RFP for Maurice and Libbey Bathhouses
Requests for Proposals for the Maurice and Libbey Bathhouses are being accepted from 7/7/14 to 1/30/15. Click on the "Management" link in the left column for more information.
Hot Springs National Park regrets to announce that the elevator in the Fordyce Visitor Center is closed for maintenance. The upper and lower levels are accessible only by stairways. The elevator will be placed back into service in about 4 to 6 weeks.
Nature & Science
Link to the USGS Thermal Water Study (2009)
The hot springs are the primary natural resource of the park, but they have not been preserved in their unaltered state as natural surface phenomena. They have instead been managed to conserve the production of uncontaminated hot water for public use.
The mountains within the park are also managed within this conservation philosophy in order to preserve the hydrological system that feeds the springs. The park and its surrounding mountains exhibit a south-central United States pine-oak-hickory forest ecosystem. The park's vegetation, thermal waters, cold water springs, bathhouses and associated cultural features, foot trails, prehistoric and historic novaculite quarries, and general physiography combine to form an almost 5400 acre area of resource preservation and interpretation that is under the exclusive legislative jurisdiction of the federal government. Another 672.69 acres are within the park boundary but are not federally owned.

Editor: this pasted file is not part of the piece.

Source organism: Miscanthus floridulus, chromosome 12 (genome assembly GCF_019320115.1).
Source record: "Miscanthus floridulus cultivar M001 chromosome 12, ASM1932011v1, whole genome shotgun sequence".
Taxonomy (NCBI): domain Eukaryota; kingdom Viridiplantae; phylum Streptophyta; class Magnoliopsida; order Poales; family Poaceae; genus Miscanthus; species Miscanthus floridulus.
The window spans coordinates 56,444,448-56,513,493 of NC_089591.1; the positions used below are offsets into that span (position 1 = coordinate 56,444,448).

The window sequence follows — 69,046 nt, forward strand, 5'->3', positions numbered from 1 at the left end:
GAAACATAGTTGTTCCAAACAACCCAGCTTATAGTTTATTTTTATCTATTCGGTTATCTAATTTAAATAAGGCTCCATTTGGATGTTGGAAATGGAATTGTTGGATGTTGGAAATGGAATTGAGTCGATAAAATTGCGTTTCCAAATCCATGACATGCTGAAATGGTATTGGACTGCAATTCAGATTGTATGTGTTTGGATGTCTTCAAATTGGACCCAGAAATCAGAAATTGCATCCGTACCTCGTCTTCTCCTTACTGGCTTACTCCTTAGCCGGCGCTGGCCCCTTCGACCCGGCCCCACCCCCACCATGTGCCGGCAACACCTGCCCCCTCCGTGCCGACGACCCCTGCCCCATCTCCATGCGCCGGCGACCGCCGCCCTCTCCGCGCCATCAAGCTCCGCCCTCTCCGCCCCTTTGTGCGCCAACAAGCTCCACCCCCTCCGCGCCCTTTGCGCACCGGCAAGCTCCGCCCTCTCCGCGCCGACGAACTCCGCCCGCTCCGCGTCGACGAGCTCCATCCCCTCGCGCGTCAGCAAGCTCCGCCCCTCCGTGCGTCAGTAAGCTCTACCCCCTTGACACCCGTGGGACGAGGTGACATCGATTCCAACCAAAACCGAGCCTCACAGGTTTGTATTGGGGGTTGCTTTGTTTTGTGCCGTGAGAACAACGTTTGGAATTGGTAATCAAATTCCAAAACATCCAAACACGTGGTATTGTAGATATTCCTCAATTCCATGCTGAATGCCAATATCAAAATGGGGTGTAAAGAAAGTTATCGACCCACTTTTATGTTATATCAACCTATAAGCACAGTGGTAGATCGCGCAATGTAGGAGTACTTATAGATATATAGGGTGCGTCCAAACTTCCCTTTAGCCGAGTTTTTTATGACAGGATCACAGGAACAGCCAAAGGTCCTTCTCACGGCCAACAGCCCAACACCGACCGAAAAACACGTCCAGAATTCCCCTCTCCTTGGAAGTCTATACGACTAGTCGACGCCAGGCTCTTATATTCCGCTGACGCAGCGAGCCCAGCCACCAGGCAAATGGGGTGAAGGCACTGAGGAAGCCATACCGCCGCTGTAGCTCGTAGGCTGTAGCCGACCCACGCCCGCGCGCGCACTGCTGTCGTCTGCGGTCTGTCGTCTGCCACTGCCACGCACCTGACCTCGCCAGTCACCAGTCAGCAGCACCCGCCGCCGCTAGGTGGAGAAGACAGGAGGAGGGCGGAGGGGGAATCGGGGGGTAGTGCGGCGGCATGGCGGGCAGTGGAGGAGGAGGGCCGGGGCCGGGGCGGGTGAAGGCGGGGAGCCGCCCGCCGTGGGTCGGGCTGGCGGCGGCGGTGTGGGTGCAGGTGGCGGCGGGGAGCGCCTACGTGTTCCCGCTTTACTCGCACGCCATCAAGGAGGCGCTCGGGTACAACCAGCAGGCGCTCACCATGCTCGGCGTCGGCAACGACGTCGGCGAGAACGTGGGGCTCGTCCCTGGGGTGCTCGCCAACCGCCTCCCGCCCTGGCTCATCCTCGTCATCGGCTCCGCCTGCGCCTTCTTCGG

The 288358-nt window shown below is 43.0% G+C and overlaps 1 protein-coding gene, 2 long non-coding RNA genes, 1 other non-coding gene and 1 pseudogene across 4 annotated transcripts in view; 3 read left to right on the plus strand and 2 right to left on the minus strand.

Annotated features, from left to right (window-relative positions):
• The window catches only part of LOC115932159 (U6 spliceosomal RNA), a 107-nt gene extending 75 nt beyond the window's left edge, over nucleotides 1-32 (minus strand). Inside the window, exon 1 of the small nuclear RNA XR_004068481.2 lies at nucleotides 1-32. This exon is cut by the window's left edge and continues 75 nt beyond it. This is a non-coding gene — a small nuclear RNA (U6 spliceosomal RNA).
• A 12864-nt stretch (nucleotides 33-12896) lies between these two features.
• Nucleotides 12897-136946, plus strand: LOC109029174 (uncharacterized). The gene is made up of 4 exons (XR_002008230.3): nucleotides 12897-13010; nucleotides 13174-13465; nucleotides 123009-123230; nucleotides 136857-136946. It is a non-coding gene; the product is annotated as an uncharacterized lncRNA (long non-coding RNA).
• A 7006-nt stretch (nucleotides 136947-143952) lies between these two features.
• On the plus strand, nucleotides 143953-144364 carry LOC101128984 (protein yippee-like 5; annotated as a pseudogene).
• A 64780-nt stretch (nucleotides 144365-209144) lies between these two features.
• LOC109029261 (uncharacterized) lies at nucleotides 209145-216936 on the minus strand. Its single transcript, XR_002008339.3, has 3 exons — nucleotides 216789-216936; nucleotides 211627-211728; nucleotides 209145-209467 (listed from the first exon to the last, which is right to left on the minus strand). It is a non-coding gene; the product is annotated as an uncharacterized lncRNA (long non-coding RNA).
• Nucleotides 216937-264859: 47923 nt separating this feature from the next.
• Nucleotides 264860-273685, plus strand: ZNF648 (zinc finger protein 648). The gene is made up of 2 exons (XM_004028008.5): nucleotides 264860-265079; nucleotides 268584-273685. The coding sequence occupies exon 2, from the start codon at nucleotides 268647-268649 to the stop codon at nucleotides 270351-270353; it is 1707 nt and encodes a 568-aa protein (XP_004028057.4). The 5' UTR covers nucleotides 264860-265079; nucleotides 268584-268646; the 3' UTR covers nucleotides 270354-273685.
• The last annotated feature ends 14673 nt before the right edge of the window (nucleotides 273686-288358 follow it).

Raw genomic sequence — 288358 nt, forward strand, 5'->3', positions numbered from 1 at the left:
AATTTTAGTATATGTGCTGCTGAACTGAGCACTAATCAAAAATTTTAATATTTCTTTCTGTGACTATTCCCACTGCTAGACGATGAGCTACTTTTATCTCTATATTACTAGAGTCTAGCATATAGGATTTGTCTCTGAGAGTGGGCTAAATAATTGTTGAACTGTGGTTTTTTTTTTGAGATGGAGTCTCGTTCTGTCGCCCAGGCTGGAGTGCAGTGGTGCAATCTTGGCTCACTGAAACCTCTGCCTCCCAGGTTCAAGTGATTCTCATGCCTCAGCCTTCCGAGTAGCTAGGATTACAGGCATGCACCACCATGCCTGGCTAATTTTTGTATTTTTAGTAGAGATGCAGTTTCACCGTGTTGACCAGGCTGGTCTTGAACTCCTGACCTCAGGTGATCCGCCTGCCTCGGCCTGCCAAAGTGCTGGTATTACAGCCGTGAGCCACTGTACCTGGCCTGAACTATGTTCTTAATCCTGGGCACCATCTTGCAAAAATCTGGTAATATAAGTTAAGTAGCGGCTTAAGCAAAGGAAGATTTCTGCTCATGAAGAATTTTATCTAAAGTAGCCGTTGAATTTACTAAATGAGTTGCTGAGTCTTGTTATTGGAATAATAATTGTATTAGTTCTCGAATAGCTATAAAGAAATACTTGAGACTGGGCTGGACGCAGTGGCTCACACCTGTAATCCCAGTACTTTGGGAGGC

The city of Hot Springs, Arkansas, with an approximate population of 33,000, lies immediately outside the park and exerts a significant influence on it.
Did You Know?
In 1892 U.S. Army Lt. Robert R. Stevens hired the noted Boston firm of Frederick Law Olmsted to create landscaping plans for Hot Springs Reservation, now Hot Springs National Park. Stevens rejected the firm’s plans in 1893, but some features were adopted and still survive today.